Court name
High Court
Case number
3742 of 2010
Title

Burger v Burger and Another (3742 of 2010) [2012] NAHC 273 (10 October 2012);

Media neutral citation
[2012] NAHC 273
Coram
Miller AJ













NOT REPORTABLE








REPUBLIC OF NAMIBIA



HIGH COURT OF NAMIBIA
MAIN DIVISION, WINDHOEK








JUDGMENT



Case no: I 3742/2010



In the matter between:








ERNEST JOHANNES BURGER
....................................................................PLAINTIFF








and








LISINDA BURGER
...............................................................................1ST
DEFENDANT



GAWIE ROSSOUW
.............................................................................2ND
DEFENDANT


















Neutral citation:
Burger v Burger & another ( I 3742/2010) [2012] NAHCMD
15 (10 October 2012)








Coram: MILLER AJ



Heard: 02
October 2012; 03 October 2012



Delivered: 10
October 2012















ORDER





The second defendant is
held liable to compensate the plaintiff in damages in the amount of
Ten Thousand Namibian Dollars (N$10 000 00). Interest a tempore morae
on the amount of N$10 000.00 at a rate of 20% per annum from date of
judgment until date of final payment. The plaintiff is awarded costs.










JUDGMENT





MILLER AJ:








[1] In this matter the
Plaintiff Mr. Ernest Johannes Burger instituted proceedings by way of
action against his wife Mrs. Lisinda Burger and Mr. GawieRossouw as a
2nd defendant. He claimed from the 1st
defendant an order for dissolution of the marriage and certain other
relief. Those proceedings against the 1st defendant become
finalized and the marriage was dissolved by order of this court.








[2] The proceedings
before me concern only the plaintiff’s case against the 2nd
defendant to whom I shall for the remainder of this judgment
refer to simply as the defendant. As against the defendant the
plaintiff’s claim is based on adultery in respect of which the
plaintiff seeks damages in the sum of fifty thousand Namibian Dollars
(N$50 000-00). The second claim relates to the alleged loss of the
affection, comfort, society and services of the Plaintiff’s
former wife and in that regard the plaintiff claims a further Fifty
Thousand Namibian Dollars (N$50 000-00) against the defendant.








[3] At the conclusion of
the hearing Mr. Petherbridge who appeared on behalf of the plaintiff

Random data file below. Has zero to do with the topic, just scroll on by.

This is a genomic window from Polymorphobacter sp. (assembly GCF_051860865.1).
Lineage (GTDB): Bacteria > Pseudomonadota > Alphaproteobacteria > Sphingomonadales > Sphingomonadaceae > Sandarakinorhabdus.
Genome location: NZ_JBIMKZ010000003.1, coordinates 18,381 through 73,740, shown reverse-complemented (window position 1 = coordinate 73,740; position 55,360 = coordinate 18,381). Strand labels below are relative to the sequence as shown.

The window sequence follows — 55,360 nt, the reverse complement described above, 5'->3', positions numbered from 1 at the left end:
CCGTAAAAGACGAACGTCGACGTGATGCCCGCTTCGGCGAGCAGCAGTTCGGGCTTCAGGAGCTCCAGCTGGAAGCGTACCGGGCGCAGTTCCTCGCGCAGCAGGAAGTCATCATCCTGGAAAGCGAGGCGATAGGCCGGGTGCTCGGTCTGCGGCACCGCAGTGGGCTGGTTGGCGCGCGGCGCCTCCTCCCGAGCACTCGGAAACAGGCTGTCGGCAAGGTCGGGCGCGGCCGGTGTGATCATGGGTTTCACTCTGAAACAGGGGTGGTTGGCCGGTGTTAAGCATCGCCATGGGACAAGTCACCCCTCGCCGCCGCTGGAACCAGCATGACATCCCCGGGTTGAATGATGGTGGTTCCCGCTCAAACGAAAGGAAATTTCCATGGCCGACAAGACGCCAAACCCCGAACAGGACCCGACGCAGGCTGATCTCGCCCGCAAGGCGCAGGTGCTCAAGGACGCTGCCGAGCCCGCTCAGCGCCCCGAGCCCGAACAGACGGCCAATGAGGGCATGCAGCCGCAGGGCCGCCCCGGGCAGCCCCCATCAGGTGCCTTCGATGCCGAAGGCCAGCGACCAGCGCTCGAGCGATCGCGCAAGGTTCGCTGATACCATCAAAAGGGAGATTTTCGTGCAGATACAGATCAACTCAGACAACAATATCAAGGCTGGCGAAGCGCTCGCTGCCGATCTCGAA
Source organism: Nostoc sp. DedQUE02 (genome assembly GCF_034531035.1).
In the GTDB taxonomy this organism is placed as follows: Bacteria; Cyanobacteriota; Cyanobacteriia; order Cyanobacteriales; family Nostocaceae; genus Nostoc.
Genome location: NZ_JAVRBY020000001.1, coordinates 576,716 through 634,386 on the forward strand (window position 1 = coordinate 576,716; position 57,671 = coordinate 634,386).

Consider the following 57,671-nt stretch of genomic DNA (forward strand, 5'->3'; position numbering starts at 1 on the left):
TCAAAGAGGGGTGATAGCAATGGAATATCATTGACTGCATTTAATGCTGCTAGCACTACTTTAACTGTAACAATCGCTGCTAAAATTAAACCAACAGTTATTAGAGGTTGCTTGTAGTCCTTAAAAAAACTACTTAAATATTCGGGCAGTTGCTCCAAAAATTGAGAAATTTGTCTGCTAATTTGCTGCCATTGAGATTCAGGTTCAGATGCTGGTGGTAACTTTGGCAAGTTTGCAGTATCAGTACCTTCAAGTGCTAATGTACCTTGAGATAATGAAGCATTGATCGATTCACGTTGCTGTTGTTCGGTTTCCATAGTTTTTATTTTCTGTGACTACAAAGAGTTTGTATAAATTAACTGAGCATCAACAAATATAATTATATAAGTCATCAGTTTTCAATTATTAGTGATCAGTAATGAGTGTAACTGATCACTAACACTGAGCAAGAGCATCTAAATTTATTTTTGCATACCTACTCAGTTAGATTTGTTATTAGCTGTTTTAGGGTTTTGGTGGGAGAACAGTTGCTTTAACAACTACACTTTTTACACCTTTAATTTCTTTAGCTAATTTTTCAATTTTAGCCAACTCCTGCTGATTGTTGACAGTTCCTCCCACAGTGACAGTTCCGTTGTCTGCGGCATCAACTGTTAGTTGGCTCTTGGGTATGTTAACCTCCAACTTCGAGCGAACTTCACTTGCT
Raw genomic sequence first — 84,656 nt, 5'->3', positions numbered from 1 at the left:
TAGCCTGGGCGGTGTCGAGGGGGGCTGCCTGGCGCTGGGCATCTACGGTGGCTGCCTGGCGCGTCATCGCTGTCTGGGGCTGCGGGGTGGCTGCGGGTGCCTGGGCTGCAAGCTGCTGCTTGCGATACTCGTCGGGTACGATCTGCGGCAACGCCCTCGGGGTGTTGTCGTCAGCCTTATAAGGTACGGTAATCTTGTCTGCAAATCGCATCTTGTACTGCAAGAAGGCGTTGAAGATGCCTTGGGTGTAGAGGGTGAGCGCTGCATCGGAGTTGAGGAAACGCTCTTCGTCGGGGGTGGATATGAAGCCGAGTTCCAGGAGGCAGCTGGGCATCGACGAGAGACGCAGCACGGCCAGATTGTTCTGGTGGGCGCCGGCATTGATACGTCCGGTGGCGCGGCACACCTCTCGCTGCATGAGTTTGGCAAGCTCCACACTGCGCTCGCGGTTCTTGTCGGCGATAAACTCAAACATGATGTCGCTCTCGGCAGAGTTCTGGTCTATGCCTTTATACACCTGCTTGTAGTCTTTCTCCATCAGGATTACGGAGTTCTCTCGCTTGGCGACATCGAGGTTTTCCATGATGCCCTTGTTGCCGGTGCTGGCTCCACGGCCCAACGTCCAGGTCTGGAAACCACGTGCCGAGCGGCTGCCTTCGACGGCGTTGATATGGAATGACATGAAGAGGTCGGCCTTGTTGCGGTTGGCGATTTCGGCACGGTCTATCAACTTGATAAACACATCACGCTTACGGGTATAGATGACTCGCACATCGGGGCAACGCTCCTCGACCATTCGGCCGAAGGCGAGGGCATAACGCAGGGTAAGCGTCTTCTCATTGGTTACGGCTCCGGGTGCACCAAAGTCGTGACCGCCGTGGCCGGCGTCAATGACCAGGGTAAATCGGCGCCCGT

conceded correctly in my view that the plaintiff’s claim in
respect of the loss of consortium cannot be sustained. It would
appear that the marriage between the plaintiff and his former spouse
became strained for financial reasons and that eventually led to the
breakdown of the marriage.








[4] All that remains to
consider as a consequence is whether the plaintiff is entitled to any
damages based on the contemilia the alleged suffered as a result of
the adulterous relationship between the defendant and the plaintiff’s
former wife. It must be borne in mind that since the defendant denies
that there was an adulterous relationship between him and the
plaintiff’s wife, the onus of proving the case against the
defendant rests upon the plaintiff. That onus the plaintiff must
discharge on a balance of probabilities. I heard the evidence of 3
witnesses being the plaintiff, the defendant and the plaintiff’s
former spouse.








[5] In the end the
dispute remains one of fact in the sense that I must consider whether
on the facts accepted by this court and the probabilities of the
matter and the circumstances surrounding the case, the plaintiff had
succeeded in discharging the onus resting upon him and to which I
have referred. I have to add immediately that it was not denied by
any of the parties and indeed it was common course that during the
latter stages of the marriage between the plaintiff and his former
wife, a relationship of some sort had developed between the
plaintiff’s spouse and the defendant.








[6] All that remained in
dispute virtually was what the nature of that relationship was. The
defendant and the plaintiff’s wife who both admitted the
existence of some relationship, contented before me that relationship
was no more than a platonic one at the time and they contend further